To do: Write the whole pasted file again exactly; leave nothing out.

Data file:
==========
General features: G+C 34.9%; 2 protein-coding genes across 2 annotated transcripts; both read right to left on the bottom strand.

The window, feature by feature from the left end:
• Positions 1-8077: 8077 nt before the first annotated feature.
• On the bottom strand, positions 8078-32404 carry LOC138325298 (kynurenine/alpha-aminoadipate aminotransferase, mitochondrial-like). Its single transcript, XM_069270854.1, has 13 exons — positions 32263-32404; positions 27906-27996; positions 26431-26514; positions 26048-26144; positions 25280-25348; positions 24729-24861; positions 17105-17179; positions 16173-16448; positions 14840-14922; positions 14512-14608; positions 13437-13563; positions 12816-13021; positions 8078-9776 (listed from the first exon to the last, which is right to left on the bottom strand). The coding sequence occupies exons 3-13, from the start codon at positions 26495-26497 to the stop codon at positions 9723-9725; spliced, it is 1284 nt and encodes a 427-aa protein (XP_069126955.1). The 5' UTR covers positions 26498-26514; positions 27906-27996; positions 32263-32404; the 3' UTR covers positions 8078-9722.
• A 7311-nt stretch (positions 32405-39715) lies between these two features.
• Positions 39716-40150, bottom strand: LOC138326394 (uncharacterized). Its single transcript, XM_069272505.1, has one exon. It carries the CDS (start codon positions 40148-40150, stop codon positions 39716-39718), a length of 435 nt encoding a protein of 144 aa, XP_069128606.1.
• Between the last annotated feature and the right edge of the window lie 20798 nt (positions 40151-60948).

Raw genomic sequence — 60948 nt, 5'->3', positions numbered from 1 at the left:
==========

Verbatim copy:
General features: G+C 34.9%; 2 protein-coding genes across 2 annotated transcripts; both read right to left on the bottom strand.

The window, feature by feature from the left end:
• Positions 1-8077: 8077 nt before the first annotated feature.
• On the bottom strand, positions 8078-32404 carry LOC138325298 (kynurenine/alpha-aminoadipate aminotransferase, mitochondrial-like). Its single transcript, XM_069270854.1, has 13 exons — positions 32263-32404; positions 27906-27996; positions 26431-26514; positions 26048-26144; positions 25280-25348; positions 24729-24861; positions 17105-17179; positions 16173-16448; positions 14840-14922; positions 14512-14608; positions 13437-13563; positions 12816-13021; positions 8078-9776 (listed from the first exon to the last, which is right to left on the bottom strand). The coding sequence occupies exons 3-13, from the start codon at positions 26495-26497 to the stop codon at positions 9723-9725; spliced, it is 1284 nt and encodes a 427-aa protein (XP_069126955.1). The 5' UTR covers positions 26498-26514; positions 27906-27996; positions 32263-32404; the 3' UTR covers positions 8078-9722.
• A 7311-nt stretch (positions 32405-39715) lies between these two features.
• Positions 39716-40150, bottom strand: LOC138326394 (uncharacterized). Its single transcript, XM_069272505.1, has one exon. It carries the CDS (start codon positions 40148-40150, stop codon positions 39716-39718), a length of 435 nt encoding a protein of 144 aa, XP_069128606.1.
• Between the last annotated feature and the right edge of the window lie 20798 nt (positions 40151-60948).

Raw genomic sequence — 60948 nt, 5'->3', positions numbered from 1 at the left: